The Kills - Blood Pressures
Is there anyone out there cooler than The Kills? Jamie Hince is dating one of the coolest chicks on the planet; Alison Mosshart IS the coolest chick on the planet. Fourth album Blood Pressures reflects that. It oozes bad-ass attitude, swagger and dirty grungy fun. Even more than their previous work, Blood Pressures feels like The Kills becoming the great band we always thought they could be. There is a sense of doing just what they please on this album: it's still lo-fi, gnarly and defiant, but there is a playfulness, a backward glace with a wink in the eye aspect to it that adds accessibility without diminishing the rawness.
There's a kind of Nancy Sinatra/Lee Hazlewood vibe to the songs, especially opener 'The Future Starts Slow' and 'Damned If She Do'; the undercurrent of restrained sexuality that bubbles under the surface gives the songs just a hint of menace, while Mosshart's throaty rendition of the kitschy 'The Last Goodbye' keeps it from descending into a sad pastiche of a torch song. You can almost see Sinatra, with her blonde bouffant and red knee-high boots, singing this with a cigarette smoldering away in her hand and a sad, defiant look her her kohl-lined eyes: "It's the last goodbye, I swear / I can't survive on a half-hearted love that will never be whole." 'Satellite' has a intro like a stalling engine that finally gets enough juice. Hince's and Mosshart's harmonizing vocals are beautifully eerie and unsettling while the guitar buzzes away in the background.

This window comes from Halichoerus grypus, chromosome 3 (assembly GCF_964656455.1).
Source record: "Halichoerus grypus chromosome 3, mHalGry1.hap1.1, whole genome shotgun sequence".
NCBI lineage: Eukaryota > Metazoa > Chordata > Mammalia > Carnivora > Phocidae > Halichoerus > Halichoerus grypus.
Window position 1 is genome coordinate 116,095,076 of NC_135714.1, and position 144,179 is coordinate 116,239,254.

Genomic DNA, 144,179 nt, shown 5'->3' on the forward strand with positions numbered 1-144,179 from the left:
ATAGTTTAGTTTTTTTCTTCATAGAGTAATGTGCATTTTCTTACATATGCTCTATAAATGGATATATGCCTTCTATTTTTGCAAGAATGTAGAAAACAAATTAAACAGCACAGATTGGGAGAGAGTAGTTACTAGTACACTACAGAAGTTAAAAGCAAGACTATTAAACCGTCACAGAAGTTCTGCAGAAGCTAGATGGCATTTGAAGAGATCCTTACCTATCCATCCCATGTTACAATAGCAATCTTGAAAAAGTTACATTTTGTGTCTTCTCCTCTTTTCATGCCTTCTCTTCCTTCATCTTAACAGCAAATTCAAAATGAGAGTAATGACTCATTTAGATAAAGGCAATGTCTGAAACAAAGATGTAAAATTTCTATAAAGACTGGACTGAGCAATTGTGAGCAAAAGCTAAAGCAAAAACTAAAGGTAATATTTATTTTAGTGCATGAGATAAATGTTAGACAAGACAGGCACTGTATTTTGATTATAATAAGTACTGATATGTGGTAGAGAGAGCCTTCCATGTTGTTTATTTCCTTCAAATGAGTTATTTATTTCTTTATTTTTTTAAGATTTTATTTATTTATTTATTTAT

Maybe Mosshart's stint as The Dead Weather's front-woman has helped as her vocals are stronger and more confident. Check out the raucous 'Heart Is A Beating Drum' or the splendid 'Nail n My Coffin': 'I am no better at this than you are / unfinished business maybe...I can't change myself into you, dear / What you are to me is far too unclear." 'DNA' is catchy and hooky enough to get healthy airplay, Mosshart's sinuous vocals wrap themselves around the punchy melody as she croons "We will not be moved by it." The album closes with the sinister 'Pots and Pans', its blues inflections and slide guitar adding to the "been to the crossroads, bought the T-shirt" feel to the song.
Blood Pressures is a real triumph - edgy, dark and fun it will please old fans and win them some more. The pressure's off.